PILF President J. Christian Adams, who’s also a PJ Media columnist, has no love for universal mail-in balloting because such a system ends up disenfranchising voters. How could sending out more ballots disenfranchise voters? There could be 226,250 reasons; that’s the number of ballots that were rejected by California elections officials. Says Adams:

“Mail ballots disenfranchise. There are many reasons mail ballots fail ultimately to count. No one casting a ballot at home can correct an error before it’s too late. California’s vote-by-mail demonstration should serve as a warning to state legislators elsewhere.” [emphasis added]

The unstated objective of the universal mail-in ballot is to flood the zone with ballots, leaving the sanctity of elections in the hand of the U.S. Postal Service (USPS). Now consider that the USPS regards a 94% rate of delivering political mail a success. As Adams told me recently, imagine if an airline was held to the same standard. Or, take a look at this debacle last July 29, 2022, at just one post office in Washington State before the August primary. I reported about it at the time in my West Coast, Messed Coast™ report.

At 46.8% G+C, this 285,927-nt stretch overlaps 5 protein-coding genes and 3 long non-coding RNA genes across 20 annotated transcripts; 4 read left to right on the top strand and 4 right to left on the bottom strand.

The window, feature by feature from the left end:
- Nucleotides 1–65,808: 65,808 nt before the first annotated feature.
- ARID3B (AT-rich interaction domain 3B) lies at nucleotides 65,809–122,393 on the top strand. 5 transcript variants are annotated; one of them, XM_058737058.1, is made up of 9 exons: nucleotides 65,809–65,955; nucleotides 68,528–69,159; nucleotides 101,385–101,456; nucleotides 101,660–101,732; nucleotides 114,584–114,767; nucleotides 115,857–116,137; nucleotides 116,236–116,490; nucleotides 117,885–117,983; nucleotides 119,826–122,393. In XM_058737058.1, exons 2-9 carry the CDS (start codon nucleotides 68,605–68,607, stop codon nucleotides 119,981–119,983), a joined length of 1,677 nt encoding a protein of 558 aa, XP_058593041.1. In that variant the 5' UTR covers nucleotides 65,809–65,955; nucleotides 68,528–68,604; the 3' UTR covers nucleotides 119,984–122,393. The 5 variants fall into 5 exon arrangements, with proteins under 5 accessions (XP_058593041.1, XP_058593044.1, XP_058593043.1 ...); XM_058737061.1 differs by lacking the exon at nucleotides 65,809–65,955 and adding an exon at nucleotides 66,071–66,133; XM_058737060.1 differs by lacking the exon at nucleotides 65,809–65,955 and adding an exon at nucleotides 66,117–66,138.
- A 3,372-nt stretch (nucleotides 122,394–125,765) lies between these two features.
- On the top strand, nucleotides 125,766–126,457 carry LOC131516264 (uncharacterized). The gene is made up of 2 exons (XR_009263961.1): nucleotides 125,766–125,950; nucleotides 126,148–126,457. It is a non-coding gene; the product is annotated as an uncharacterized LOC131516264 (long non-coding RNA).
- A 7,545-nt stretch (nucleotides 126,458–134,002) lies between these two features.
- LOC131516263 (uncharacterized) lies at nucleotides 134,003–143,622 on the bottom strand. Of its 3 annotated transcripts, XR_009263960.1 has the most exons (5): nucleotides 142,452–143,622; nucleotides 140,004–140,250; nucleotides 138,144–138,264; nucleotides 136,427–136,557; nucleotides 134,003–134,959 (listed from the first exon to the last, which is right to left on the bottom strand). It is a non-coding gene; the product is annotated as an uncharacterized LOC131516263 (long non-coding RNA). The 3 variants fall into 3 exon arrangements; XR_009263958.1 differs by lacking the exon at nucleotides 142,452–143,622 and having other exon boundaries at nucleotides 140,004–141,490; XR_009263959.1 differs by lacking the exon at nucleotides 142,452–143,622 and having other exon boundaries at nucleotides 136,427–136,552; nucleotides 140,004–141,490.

In California, everyone who registered at some point is considered to be an active voter until they become an inactive voter, and that could take years. Take me for an example; I’m considered an “active” voter on the California database and I moved out of state more than three years ago. I keep getting my voter pamphlet and ballots like clockwork. Only in the last election did California send a postcard asking if I was still a voter or … alive.

In November 2022, elections officials and their counterparts at the county level mailed out ballots to every “active” voter in the state’s database. Now, consider that California lost enough people in the 2020 census before COVID took hold to lose a Congressional seat, and during COVID the state lost another 144,000 people. Many of those people, like me, were likely sent ballots. It makes you wonder how this loss of population has impacted the universe of mailed-out ballots to “active” voters.  What happened to all those ballots? Did they make it to a person?

What’s the denominator of this fraction, anyway?